Pink first looks at the flaws in our reward-and-punishment system, and then proposes new ways to think about motivation.
Next he shares a new way of thinking and an approach to motivating ourselves and others.
He even shares a comprehensive tools kit with dozens of exercises to awaken motivation in yourself and others.
Reasons why typical “carrot and stick” motivation techniques don’t work
They can extinguish intrinsic motivation
- They can diminish performance
- They can crush creativity
- They can crowd out good behavior
- They can encourage cheating, short cuts, and unethical behavior
- They can become additive
- They can foster short-term thinking.
- If we want to strengthen our organizations, we need to concern ourselves less with the external rewards to which an activity leads, and more with the inherent satisfaction of the activity itself.
- We need to hire and coach people that have the internal desire to control their lives, learn about their world, and accomplish something that endures.
Tony Hsieh, founder of Zappos, offers news hires, at the end of their first seven days of training, $2000 to leave if they feel Zappos is not for them.
- Emphasize the elements of deeper motivation, autonym, mastery, and purpose.
- Autonomy over their task, time, talent, and team
- Mastery attracts because mastery eludes; the joy is in the pursuit
- Purpose “One cannot lead a life that is truly excellent without feeling that one belongs to something greater and more permanent than oneself.” ~Mihaly Csikszentmihalyi
“The science shows that the secret to high performance isn’t our biological driver or our reward and punishment drive, but our deep seated desire to direct our own lives, to extend and expand our abilities and to live a life of purpose.” ~Daniel Pink
There are so many tools in his kit. It is arduous to pick my favorite but here they are:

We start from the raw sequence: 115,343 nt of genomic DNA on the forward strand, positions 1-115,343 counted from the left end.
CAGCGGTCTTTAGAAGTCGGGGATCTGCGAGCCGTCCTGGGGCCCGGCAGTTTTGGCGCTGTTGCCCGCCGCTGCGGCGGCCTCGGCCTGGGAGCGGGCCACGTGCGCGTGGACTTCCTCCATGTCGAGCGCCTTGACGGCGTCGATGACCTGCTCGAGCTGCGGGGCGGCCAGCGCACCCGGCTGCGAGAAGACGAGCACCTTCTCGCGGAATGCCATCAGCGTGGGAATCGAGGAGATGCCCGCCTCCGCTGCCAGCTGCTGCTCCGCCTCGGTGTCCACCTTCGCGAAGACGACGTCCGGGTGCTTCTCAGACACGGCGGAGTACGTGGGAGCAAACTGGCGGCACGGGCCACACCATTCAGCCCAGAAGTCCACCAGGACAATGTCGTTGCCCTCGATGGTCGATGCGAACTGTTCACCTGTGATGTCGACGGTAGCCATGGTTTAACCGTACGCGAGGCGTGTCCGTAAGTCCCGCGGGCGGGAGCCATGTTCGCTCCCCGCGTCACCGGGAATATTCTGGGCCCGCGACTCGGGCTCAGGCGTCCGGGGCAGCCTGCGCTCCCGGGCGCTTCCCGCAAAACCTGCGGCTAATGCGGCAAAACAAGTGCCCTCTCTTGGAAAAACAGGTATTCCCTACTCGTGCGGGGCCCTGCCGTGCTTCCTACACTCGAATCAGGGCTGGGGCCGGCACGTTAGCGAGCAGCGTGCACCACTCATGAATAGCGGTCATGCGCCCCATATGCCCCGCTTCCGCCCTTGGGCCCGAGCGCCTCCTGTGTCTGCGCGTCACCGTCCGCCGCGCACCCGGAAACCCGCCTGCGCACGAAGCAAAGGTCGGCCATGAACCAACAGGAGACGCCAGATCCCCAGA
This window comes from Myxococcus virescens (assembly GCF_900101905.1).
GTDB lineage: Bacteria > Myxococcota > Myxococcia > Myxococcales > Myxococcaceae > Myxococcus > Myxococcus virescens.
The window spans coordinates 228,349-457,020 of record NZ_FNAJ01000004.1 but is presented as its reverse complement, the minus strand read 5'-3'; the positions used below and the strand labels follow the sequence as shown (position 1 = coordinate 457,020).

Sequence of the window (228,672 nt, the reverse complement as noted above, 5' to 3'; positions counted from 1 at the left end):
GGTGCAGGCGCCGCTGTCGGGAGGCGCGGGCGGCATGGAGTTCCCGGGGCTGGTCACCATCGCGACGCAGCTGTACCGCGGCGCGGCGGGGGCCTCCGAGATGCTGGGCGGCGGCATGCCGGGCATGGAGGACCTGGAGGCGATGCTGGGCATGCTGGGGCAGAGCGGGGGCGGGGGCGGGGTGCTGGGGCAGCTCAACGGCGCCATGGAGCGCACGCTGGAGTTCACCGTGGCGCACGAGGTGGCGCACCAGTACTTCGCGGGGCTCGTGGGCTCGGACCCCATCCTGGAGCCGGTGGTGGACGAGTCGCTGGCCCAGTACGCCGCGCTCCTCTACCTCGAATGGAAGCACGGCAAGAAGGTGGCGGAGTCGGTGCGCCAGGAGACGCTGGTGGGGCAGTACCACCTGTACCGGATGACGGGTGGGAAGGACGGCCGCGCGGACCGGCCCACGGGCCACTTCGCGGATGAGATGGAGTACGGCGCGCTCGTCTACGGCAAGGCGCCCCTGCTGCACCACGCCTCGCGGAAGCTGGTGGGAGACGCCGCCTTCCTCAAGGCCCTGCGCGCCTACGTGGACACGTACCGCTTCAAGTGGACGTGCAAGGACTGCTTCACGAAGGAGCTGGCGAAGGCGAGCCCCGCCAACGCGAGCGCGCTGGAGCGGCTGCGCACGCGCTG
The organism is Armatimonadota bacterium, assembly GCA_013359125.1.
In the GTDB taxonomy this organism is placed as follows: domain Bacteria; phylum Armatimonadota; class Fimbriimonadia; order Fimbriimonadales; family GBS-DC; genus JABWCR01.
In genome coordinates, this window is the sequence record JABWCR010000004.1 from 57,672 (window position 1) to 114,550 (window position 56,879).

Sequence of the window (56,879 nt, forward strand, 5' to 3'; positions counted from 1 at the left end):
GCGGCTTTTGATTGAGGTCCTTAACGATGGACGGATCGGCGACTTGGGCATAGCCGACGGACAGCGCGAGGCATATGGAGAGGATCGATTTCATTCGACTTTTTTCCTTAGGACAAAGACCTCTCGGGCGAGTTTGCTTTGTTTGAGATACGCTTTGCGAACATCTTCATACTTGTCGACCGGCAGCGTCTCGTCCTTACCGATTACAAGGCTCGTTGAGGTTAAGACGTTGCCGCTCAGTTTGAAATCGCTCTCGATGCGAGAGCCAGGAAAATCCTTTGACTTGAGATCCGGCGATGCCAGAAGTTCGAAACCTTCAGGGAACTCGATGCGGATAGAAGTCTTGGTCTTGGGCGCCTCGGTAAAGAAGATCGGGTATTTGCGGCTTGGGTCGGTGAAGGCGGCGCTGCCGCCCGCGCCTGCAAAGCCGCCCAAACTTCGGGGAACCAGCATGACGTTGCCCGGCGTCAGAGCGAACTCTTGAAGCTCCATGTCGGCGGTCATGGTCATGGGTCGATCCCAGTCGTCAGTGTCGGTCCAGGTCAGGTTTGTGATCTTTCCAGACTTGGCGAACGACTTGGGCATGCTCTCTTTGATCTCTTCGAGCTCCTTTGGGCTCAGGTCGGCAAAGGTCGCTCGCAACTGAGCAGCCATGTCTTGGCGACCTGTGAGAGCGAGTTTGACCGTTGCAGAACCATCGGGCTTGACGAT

- At the end of each day ask yourself whether you were better today than you were yesterday.
- On a note card list what gets you up in the morning and on the other side what keeps you up at night. If both answers give you a sense of meaning and direction, congratulations!! If not, figure out what you are going to do about it.
- Ask everyone on your team to write down in one sentence, “what is our company’s purpose?” If people don’t know why they’re doing what they’re doing, how can you expect them to be motivated to do it?
“Have you ever asked yourself what kids of a leader your team members want?”
You must remember the things the people you are leading expect from you, and you must intentionally live up to their expectations every day to be successful in growing yourself, your teams and your business.
Go look in to mirror. The problem is you. That is the bad news. The good news is if you are the problem you are also the solution. You are the one person that can change the easiest.
Next week the two books I will be reviewing and sharing from are, “The Talent Code” by Daniel Coyle and ”Start With Why” by Simon Sinek
Are you doing what it takes to make your organization innovative, influential, and profitable? What can you do better to succeed in doing this? I’d love to hear your thoughts!
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Filed under: Leading & Developing Other Leaders, Practical Steps to Influence, Professional Development, Servant Leadership, Values Measurements Tagged: | books review, business, leadership, Management, News